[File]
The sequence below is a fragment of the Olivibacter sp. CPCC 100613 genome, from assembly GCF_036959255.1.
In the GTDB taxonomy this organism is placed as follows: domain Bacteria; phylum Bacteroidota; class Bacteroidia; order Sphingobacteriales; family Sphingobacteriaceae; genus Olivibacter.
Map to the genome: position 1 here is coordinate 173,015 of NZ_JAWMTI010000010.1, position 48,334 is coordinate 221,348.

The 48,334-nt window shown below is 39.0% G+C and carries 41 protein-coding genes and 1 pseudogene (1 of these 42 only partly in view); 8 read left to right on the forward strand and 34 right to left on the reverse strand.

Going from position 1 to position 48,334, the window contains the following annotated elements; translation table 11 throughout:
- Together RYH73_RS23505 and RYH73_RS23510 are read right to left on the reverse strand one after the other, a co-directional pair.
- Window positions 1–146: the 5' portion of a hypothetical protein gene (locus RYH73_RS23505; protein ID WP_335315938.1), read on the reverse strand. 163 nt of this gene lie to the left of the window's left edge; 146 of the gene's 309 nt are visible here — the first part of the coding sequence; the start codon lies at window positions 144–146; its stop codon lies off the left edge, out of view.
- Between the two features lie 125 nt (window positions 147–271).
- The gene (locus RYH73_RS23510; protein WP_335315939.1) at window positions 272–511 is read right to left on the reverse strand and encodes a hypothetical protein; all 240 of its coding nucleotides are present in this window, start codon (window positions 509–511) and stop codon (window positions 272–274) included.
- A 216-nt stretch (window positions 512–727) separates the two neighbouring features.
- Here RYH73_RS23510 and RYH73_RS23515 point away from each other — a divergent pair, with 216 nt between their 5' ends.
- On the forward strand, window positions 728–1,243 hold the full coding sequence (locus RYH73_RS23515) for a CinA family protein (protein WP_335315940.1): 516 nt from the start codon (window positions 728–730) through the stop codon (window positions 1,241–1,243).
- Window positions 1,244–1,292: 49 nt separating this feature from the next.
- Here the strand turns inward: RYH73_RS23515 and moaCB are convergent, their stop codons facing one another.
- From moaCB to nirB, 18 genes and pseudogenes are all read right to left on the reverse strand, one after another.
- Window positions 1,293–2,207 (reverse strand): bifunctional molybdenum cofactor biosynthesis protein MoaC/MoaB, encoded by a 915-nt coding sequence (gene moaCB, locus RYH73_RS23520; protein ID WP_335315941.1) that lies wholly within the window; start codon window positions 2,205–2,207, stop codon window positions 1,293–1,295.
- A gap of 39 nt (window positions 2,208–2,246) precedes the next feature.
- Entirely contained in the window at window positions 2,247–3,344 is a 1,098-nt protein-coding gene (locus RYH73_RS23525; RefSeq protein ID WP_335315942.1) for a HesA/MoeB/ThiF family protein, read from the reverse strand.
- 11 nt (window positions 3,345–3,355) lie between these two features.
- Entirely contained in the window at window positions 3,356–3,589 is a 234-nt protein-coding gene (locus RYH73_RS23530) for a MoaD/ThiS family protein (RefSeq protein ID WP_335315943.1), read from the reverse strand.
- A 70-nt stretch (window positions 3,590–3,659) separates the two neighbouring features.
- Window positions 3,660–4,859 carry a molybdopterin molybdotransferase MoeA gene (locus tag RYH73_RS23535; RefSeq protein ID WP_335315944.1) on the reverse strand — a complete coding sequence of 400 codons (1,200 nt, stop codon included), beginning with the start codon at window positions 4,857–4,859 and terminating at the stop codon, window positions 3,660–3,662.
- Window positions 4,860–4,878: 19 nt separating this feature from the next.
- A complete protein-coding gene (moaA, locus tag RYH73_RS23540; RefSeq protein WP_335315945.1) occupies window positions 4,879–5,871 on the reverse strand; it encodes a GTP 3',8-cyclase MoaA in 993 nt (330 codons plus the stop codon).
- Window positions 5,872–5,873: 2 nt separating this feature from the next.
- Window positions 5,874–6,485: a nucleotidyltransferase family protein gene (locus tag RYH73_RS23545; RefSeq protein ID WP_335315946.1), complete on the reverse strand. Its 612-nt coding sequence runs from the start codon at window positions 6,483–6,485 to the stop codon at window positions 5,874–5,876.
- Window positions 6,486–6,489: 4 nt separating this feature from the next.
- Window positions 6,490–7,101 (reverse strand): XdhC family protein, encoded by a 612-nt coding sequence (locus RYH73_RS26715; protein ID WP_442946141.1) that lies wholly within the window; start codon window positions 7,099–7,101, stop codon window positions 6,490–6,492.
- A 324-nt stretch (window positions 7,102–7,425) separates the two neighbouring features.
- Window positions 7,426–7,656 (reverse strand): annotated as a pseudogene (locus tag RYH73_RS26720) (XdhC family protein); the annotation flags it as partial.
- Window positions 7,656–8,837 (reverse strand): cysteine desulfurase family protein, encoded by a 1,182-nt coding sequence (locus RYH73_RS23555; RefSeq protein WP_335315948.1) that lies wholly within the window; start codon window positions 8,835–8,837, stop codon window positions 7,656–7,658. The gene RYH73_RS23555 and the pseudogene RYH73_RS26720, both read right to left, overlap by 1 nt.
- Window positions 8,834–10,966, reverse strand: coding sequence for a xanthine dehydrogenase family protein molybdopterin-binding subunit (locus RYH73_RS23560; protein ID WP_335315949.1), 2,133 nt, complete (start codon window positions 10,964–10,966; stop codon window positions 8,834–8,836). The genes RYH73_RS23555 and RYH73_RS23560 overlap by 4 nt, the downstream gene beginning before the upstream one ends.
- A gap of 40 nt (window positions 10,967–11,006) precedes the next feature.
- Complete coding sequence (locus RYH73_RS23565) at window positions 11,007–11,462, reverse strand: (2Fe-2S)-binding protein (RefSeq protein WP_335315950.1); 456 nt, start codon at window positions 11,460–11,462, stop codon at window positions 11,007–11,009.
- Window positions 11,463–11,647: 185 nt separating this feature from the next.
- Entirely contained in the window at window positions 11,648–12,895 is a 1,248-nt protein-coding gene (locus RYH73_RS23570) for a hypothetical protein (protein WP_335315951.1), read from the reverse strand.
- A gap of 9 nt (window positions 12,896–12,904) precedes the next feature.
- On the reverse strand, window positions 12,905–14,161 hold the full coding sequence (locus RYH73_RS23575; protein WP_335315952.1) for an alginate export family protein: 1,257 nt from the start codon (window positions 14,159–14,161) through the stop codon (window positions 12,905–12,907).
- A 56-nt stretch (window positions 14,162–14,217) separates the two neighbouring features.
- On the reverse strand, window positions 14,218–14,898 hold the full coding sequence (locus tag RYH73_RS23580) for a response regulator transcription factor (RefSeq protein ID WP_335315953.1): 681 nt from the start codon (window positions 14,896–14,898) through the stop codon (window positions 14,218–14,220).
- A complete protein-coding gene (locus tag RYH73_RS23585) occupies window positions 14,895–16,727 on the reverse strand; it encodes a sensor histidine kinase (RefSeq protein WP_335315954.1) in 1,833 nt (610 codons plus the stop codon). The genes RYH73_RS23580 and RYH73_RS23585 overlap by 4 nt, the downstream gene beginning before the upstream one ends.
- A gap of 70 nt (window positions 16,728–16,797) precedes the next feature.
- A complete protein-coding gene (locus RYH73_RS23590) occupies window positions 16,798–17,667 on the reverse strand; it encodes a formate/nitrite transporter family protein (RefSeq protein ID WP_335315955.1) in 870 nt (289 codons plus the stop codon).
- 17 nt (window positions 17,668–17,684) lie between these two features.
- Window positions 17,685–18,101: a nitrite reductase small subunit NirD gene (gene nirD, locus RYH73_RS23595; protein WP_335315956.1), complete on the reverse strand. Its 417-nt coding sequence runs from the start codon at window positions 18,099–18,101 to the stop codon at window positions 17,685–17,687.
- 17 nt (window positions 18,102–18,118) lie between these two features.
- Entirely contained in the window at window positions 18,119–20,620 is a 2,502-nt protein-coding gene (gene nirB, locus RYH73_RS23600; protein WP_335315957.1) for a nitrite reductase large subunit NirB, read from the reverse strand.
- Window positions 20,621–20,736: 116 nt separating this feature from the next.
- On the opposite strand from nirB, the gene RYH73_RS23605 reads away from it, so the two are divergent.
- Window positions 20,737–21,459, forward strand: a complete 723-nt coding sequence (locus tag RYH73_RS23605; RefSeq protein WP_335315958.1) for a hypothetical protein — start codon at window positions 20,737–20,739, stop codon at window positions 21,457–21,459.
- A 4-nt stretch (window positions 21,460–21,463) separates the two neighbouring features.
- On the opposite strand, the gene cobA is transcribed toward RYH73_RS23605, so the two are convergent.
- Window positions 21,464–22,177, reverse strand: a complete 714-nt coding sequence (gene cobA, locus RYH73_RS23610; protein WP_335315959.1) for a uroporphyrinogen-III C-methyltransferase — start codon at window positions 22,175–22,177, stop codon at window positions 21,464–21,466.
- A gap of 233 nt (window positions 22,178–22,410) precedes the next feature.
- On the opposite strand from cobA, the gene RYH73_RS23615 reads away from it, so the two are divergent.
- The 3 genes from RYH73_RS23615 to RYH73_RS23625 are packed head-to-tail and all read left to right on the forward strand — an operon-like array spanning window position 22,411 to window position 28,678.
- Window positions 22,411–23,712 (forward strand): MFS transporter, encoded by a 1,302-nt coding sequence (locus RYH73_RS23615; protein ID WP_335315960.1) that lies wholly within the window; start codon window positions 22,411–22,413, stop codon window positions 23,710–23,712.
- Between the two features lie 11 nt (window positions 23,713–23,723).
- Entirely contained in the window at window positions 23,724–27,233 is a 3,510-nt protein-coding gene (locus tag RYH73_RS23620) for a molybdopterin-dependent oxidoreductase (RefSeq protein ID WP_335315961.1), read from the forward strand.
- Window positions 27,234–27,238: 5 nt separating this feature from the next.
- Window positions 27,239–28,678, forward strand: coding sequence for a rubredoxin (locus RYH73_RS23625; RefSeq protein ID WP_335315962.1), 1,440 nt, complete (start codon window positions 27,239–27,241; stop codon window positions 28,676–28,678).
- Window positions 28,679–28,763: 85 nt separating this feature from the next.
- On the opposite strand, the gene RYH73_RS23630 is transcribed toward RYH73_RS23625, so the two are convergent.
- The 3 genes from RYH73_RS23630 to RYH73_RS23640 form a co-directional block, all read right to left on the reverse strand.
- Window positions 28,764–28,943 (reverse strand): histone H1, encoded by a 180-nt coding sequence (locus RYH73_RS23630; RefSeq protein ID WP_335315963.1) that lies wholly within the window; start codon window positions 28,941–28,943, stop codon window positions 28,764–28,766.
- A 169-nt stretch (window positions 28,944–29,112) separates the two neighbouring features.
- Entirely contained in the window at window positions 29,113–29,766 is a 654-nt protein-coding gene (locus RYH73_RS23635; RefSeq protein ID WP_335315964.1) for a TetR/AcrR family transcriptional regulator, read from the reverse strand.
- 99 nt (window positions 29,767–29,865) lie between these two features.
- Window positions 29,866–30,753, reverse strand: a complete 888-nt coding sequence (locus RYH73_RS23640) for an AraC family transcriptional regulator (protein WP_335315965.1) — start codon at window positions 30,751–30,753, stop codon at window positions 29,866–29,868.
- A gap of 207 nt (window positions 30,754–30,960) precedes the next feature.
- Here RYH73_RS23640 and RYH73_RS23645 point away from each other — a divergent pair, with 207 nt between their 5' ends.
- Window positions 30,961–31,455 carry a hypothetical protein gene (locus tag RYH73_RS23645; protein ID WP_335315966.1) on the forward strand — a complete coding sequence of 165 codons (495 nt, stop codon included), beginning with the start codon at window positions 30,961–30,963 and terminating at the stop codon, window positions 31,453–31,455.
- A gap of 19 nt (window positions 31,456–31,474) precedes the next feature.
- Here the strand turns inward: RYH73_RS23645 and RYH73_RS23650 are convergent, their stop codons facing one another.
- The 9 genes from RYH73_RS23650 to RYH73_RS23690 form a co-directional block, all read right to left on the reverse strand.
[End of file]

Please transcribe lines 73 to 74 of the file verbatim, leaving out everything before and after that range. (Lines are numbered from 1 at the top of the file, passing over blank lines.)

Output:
- A gap of 19 nt (window positions 31,456–31,474) precedes the next feature.
- Here the strand turns inward: RYH73_RS23645 and RYH73_RS23650 are convergent, their stop codons facing one another.